The place where the Bollywood movies put its existence in most of the movies at least one time, for 20 years nobody has seen a movie in a theatre at that place!
Kashmir, the spot of dreams enriching every director and filmmaker is found different today from the Kashmir of 60’s and 70’s. The place which once had a thriving culture of cinemagoers falls secluded within the edge of terrors and political agenda.
There are countless stories that are left behind the screen of fear, many have faded away, and few remained constrained. These stories remain mythical tales of a time that can hardly be imagined by the generation today.
The Kashmir that the generation sees today is the state of perpetual conflict and has been for the entirety of their lives. Since after Kashmiri aggressors propelled a revolt in 1989 which lead to more than 68,000 individuals dead, this once-flourishing city shrivelled into deep fear.
A locale we encountered near the Palladium cinema hall, explained in utter grief that “Those days are gone, my son. You would merely believe looking at the scenario of the place now that this place you are standing, was once crowded with the people running after movie tickets. Day or night seemed to be same by then with all happiness and feel of freedom. I and my friends used to come up here for the late night show, and then after the show, we used to sip a cup of coffee and talk about the happy happening. 10 o’clock at night was normal and safe to walk back home without any fear”. Well, those mythical days are gone long back, and now have risen up with the sound of fear, death and impatient serene beats.
It’s eye-opening to read how a seemingly cordial subject like cinema, got demolished in the flames of conflict. The theatre, which was once a platform of happiness and social gathering, today lies in ruins.
The derelict, havocked, and abandoned cinema halls have remained just as daily reminders of the times that they once playfully lived in. Perhaps one of the world’s most coveted cinematic cultures has shunted down with blood.
We went to the civil secretariat way, and there was Neelam Cinema having military installation in it, coiled around with border side wire, and bunkers with armed soldiers. The theatre looked more of a military camp now. In the once blooming city of Srinagar, the shabby Neelam Cinema and the others sit quietly.
On asking the sorrowful locals, we remained shuttered with the fact that the only functional cinema hall in Indian administered Kashmir was Neelam Cinema that was also about 16 years back from now. Nevertheless, the story remains more of uncertain and pathetic as they revealed that there were around fifteen cinema halls running successfully with an ardent following of Hindi cinema in the entire region of Kashmir.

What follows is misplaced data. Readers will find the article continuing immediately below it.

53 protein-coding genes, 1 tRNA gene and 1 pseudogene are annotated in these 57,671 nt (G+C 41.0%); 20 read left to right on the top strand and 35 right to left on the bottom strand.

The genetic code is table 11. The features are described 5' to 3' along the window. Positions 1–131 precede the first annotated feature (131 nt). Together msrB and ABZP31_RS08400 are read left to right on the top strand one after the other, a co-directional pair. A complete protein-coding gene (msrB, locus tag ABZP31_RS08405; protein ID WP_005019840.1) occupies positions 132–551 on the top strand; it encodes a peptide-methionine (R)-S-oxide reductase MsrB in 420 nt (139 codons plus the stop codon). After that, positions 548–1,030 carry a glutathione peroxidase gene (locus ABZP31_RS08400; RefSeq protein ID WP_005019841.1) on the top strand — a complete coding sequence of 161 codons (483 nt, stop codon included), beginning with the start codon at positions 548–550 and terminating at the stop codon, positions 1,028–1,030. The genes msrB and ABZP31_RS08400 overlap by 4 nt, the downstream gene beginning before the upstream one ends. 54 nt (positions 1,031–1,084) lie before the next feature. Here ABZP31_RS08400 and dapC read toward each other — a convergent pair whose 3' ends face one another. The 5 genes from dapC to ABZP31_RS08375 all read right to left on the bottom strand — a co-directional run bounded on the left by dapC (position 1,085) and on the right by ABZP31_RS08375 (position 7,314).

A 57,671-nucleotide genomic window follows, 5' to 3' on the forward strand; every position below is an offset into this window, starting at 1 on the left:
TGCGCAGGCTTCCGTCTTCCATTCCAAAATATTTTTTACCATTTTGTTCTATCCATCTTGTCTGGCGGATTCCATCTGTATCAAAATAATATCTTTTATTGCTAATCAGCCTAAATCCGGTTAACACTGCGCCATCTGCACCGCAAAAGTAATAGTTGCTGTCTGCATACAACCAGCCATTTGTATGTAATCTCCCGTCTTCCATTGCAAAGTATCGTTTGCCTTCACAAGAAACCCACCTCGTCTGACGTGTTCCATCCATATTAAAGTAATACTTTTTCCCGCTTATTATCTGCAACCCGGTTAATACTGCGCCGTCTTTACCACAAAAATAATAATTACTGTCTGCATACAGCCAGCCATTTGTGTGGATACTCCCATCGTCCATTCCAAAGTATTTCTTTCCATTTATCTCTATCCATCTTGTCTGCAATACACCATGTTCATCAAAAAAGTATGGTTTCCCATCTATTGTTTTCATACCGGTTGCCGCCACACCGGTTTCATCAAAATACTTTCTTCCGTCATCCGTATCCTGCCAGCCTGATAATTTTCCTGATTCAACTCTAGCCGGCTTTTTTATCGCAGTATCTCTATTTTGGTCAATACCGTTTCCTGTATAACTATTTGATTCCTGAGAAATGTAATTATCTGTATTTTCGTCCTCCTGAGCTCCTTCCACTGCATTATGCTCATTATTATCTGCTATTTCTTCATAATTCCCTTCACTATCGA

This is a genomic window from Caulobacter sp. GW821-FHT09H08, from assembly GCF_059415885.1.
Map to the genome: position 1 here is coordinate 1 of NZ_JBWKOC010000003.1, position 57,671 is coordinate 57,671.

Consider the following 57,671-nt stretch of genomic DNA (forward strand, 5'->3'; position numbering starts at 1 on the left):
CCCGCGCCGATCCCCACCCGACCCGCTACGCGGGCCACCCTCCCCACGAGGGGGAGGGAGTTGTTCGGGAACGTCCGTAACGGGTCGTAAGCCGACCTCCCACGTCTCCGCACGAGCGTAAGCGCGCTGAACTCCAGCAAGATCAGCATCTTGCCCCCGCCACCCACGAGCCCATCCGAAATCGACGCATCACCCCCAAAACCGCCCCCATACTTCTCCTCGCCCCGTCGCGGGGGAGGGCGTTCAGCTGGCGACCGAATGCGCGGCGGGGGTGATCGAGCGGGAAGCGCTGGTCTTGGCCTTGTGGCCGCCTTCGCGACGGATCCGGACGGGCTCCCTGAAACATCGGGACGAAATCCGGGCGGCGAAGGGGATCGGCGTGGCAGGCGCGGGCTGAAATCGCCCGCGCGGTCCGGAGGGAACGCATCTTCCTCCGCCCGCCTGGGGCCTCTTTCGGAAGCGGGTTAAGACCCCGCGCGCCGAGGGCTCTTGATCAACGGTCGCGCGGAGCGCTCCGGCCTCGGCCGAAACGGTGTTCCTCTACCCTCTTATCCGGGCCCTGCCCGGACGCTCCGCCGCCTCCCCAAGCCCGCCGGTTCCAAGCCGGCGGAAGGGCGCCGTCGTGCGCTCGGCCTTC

Kashmir, which was one of the most selectable places for the filmmakers, is now taken over by the militants and the security forces. The places which were once a platform of happiness and friendly gathering have turned to be an interrogations centres and lodges. Things have changed from the past days with the political tumult among the people and the beginning of militancy in the late 1980s, have forced the filmmakers to turned their steps towards Switzerland and New Zealand replacing the magnificence of Kashmir.
The attempt of reopening the cinema froze to everyone’s expectation and the public state Kashmir got handed over to the rebellious. The happy living place came under the control of the protestors and the sound of happiness and friend’s chattering turned into the bomb blast, gunfire and painful shriek of the innocent.
It is bewildering that Kashmir that is today, the site of continuous shutdowns, killings, curfews and crackdowns was once a place where cinema theatre flourished. For them, Kashmir is in a condition of interminable conflict and has been for the entire of their lives. There is no getting away from the fact that they live in a place that standout amongst the most mobilized areas on the planet, that their lives are characterized by the legislative issues of their district, that they have little control over and that they are prisoners to a contention which are the aftereffect of a land dispute that has extended on for more than 68 years.
(This story has been written by Abhishek Biswas).
(Disclaimer: This is an opinionated article to reflect a viewpoint on the subject).
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